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BSP's accommodative stance to boost PH recovery

July 26, 2021

BANGKO Sentral ng Pilipinas (BSP) Governor Benjamin Diokno has highlighted the need to keep the central bank’s accommodative stance to boost economic recovery, after citing the improvement in domestic activities as the government eases movement restrictions.       In a virtual briefing for the 2021 second quarter inflation report, Diokno said average inflation in April to June, although still above the government’s 2 percent to 4 percent target band, decelerated to 4.3 percent from the previous three months’ 4.5 percent.       He attributed this to the impact of non-monetary interventions to address domestic supply constraints on pork, among others, which was hit by the African swine fever.       Diokno said this development is expected to result in a within-target average inflation rate this year, which monetary authorities forecast to be around 4 percent.      He said the smaller growth contraction in the first quarter of this year, at -4.2 percent from quarter-ago’s -8.3 percent, may be traced to the “government’s calibrated approach in mitigating the transmission of the virus.”      “Higher frequency indicators of domestic demand also suggest a recovery in economic activity with the gradual easing of lockdown restrictions,” he said, but added that risks remain because of the emergence of more transmission variants of coronavirus disease 2019 (Covid-19).       Diokno thus stressed the need to keep the current monetary policy stance “in order for the economic recovery to gain more traction.”       “Keeping an accommodative stance shall also help counteract risk aversion among banks, which continues to temper lending activity despite ample liquidity in the financial system,” he added. (PNA)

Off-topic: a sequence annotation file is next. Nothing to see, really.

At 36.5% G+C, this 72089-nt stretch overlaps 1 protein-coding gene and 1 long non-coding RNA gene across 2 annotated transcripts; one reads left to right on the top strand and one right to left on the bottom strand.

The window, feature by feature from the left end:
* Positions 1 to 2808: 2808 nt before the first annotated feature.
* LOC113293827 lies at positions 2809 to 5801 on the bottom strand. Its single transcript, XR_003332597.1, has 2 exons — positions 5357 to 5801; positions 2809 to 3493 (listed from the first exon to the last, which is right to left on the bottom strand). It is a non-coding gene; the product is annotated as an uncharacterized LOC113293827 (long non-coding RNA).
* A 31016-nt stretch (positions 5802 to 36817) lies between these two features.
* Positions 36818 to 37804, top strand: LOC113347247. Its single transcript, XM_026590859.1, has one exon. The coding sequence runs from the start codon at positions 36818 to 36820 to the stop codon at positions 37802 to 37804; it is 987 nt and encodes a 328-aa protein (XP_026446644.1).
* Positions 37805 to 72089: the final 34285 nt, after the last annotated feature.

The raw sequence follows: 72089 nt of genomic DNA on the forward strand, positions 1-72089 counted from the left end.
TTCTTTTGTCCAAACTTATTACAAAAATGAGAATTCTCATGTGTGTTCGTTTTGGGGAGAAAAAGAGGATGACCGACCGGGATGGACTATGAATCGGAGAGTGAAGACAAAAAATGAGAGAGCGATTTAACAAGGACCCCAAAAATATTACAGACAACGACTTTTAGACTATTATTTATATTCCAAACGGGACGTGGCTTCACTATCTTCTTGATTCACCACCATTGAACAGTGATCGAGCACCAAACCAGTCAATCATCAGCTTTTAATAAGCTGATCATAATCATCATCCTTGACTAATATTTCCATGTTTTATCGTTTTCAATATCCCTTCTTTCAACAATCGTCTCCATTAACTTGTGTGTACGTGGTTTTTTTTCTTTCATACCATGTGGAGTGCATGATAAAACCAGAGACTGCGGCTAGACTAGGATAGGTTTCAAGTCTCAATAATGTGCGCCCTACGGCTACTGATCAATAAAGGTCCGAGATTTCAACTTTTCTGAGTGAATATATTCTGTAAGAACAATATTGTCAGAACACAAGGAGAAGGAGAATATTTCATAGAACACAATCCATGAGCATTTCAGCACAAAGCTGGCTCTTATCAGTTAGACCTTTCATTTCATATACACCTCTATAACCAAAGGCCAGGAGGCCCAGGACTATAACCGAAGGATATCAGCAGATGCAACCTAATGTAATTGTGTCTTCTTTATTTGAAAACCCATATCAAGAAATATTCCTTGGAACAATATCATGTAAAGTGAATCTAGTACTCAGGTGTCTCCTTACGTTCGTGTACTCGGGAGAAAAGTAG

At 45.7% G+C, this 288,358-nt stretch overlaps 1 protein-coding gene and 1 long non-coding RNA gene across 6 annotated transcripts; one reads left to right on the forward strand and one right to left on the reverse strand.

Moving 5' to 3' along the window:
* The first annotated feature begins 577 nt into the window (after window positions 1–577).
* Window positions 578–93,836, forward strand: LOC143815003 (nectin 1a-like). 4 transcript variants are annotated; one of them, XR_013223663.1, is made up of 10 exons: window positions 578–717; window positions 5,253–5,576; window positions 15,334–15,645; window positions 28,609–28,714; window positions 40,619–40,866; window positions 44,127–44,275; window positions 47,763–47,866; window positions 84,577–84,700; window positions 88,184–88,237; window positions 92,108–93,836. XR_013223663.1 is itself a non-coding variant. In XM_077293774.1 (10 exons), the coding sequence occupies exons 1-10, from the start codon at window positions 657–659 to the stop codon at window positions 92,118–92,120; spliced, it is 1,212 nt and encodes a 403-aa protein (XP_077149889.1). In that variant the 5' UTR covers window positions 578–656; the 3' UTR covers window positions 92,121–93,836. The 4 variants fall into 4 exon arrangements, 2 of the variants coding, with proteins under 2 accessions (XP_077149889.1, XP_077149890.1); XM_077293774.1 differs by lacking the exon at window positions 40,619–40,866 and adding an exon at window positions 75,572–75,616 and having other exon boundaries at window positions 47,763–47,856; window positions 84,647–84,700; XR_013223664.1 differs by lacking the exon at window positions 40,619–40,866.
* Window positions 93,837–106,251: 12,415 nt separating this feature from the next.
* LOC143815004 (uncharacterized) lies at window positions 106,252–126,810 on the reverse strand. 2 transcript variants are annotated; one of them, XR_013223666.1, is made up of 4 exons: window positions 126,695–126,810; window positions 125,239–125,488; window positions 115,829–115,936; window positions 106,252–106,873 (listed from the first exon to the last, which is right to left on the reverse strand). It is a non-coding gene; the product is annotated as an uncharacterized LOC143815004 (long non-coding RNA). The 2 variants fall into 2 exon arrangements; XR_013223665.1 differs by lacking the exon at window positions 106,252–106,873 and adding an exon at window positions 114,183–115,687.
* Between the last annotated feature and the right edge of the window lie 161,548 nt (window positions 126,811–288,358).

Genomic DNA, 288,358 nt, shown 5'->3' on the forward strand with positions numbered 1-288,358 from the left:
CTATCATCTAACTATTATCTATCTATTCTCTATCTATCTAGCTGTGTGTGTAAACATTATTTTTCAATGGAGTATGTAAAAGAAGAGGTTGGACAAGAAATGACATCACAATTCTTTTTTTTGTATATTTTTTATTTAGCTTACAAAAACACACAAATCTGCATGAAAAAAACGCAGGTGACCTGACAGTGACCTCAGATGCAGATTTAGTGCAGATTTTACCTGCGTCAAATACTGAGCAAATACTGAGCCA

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Banks still open to loan restructuring amid pandemic

July 26, 2021

BANKS continue to understand the plight of their borrowers amid the pandemic, Bangko Sentral ng Pilipinas (BSP) Governor Benjamin Diokno said, citing resolutions on complaints filed with the central bank.       In a virtual briefing on Friday, Diokno said while requests for debt collection and restructuring of credit card loans accounted for only 3 percent of the nearly 12,000 consumer complaints in the first half of the year, almost one-third, or 31 percent, “were resolved in favor of the consumer.”       He said 32 percent of the total “are still for evaluation and coordination with the clients while 21 percent are still awaiting action or reply from the concerned financial institutions.”       Complaints that were not resolved in favor of the consumers were about 13 percent, he added.       Diokno said these numbers show that banks and the borrowers “do their direct coordination, (and) find common ground in negotiating their obligations.”      He said banks are “largely open for consideration.”      “Even with the current difficulties experienced by their clients, concessions given by banks to their clients include waiver or reduction on fees, interest, and penalties; implementing a more favorable payment scheme; providing options, especially for payments made through post-dated checks and auto-debit or auto-deduct arrangements; and granting extensions or adjustments of loan maturity,” he added. (PNA)